For two weeks, I heard nothing in response, but being an idiot, I reiterated my offer, with a particular nod to Walt Whitman. After all, he is the great American poet. (Suggest another . . . Dickinson? She’s great but not “American” in the full sense of Whitman and his work.) Furthermore, I have a personal acquaintance with Whitman that dates from age 10, when I won a public speaking contest declaiming “O Captain! My Captain!”

Just five days ago, out of the blue, with no prior warning, my Whitman proposal was accepted by TPTB.* What the hell had I done?! I am nothing if not a perfectionist, and I have some passing experience of performance as the one-time all-time greatest Hamlet-to-Be. (Now, all I’m suited for is King Lear.) I thrashed around for 18 hours, telling myself that I should decline the invitation: too little notice, too late, my Whitman would lay an egg . . . But the following day, I picked up Leaves of Grass and Justin Kaplan’s masterful Walt Whitman: A Life, and this afternoon I will leave home with a plan in place. (You will have to attend the Vacation—or read my follow-up posts—to learn the plan.)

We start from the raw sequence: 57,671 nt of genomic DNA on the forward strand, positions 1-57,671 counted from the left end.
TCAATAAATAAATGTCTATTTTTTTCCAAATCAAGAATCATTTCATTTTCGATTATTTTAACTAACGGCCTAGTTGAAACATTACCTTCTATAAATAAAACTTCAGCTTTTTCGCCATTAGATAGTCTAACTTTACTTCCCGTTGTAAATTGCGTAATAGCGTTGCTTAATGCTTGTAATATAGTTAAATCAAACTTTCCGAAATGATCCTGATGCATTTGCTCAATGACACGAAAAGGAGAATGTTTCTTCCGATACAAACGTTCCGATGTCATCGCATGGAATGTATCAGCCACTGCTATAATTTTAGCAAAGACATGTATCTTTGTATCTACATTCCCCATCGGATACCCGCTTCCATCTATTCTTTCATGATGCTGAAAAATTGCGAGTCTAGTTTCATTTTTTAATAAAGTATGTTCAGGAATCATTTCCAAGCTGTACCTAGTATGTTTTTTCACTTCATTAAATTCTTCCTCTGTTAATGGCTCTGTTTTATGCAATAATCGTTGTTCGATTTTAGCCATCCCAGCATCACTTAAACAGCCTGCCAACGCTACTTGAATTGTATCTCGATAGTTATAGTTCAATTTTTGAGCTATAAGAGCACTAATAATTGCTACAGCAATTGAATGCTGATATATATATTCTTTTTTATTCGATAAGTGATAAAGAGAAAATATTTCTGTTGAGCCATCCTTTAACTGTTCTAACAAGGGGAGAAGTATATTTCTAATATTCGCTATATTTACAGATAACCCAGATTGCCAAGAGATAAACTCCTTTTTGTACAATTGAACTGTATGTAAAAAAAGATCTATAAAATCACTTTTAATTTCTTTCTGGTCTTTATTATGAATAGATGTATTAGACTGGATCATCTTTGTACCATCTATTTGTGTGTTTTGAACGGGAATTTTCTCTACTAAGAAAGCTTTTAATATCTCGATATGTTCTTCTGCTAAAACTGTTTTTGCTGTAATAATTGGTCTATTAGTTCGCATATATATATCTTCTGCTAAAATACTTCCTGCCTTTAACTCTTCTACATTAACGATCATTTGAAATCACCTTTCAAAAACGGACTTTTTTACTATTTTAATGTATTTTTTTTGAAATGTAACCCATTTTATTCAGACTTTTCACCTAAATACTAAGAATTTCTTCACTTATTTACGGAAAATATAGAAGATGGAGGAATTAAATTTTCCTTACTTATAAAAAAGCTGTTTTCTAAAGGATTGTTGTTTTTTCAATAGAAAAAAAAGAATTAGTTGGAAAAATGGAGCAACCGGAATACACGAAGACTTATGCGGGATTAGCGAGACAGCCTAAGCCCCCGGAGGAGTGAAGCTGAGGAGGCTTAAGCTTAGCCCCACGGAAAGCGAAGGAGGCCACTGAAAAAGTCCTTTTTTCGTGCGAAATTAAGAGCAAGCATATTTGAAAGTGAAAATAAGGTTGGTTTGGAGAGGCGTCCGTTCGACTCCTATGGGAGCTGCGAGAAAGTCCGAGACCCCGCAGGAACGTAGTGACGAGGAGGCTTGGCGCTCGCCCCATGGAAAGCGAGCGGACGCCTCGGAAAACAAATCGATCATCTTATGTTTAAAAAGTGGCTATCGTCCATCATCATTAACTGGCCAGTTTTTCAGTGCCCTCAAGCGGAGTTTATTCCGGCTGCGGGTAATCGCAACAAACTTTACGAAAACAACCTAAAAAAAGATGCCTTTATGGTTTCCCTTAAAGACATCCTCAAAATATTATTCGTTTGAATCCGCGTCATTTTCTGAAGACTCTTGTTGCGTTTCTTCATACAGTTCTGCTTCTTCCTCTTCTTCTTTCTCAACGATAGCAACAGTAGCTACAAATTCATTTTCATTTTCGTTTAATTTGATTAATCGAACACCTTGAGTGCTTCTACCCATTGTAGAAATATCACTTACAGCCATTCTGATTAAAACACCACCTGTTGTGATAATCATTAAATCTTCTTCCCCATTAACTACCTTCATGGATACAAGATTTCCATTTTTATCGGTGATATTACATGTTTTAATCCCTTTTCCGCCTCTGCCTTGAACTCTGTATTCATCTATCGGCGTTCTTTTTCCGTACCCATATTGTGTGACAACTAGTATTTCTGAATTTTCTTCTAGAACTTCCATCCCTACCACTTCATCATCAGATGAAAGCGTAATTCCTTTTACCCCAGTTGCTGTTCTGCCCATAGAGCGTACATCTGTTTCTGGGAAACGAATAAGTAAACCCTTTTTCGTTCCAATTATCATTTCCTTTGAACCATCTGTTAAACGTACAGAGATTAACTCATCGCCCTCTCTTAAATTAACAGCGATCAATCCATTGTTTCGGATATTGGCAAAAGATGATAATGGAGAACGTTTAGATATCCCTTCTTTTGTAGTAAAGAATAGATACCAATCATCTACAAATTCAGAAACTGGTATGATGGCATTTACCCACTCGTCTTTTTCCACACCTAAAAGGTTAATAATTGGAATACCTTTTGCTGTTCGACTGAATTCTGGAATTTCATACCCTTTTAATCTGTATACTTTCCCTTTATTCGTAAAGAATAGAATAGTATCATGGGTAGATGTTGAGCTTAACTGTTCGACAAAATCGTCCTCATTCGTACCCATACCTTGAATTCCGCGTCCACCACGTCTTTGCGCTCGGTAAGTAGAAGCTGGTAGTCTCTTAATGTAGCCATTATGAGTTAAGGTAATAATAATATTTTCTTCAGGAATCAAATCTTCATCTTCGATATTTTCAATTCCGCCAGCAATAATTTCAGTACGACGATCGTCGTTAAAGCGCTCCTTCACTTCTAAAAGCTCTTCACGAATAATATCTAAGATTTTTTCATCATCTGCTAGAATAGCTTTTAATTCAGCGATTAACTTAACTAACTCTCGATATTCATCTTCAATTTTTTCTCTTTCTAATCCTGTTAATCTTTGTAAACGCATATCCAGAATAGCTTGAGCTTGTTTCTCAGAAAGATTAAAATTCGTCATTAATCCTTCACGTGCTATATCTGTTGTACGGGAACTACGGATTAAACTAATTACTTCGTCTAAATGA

I am hoping that this experience proves the maxim, You can’t learn a thing about bees unless you stick your nose in the hive.

Then there are the angels. Along with Michael and one of his daughters, I was planning to journey to Kerhonkson with a fourth person from my town, one of two Carols in our School of Community. But earlier this week, Michael started to make vague rumblings about taking his own car—something about possibly needing to get away from the group mayhem for a little father-daughter quality time. Frankly, I was relieved, since Michael is German, and he still drives the Mass Pike as though it were the Autobahn, with no sense of a speed limit. I shrugged and thought, All for the best. The old “whoever I bump into” strategy was arising again: I would have a chance to get to know Carol better. But not only Carol, as it turns out.

Wednesday I got a call from Thad, a young CL-er from the Harvard School of Community: Might I have a place in my car for him? Of course! And for his guitar? Sure, why not?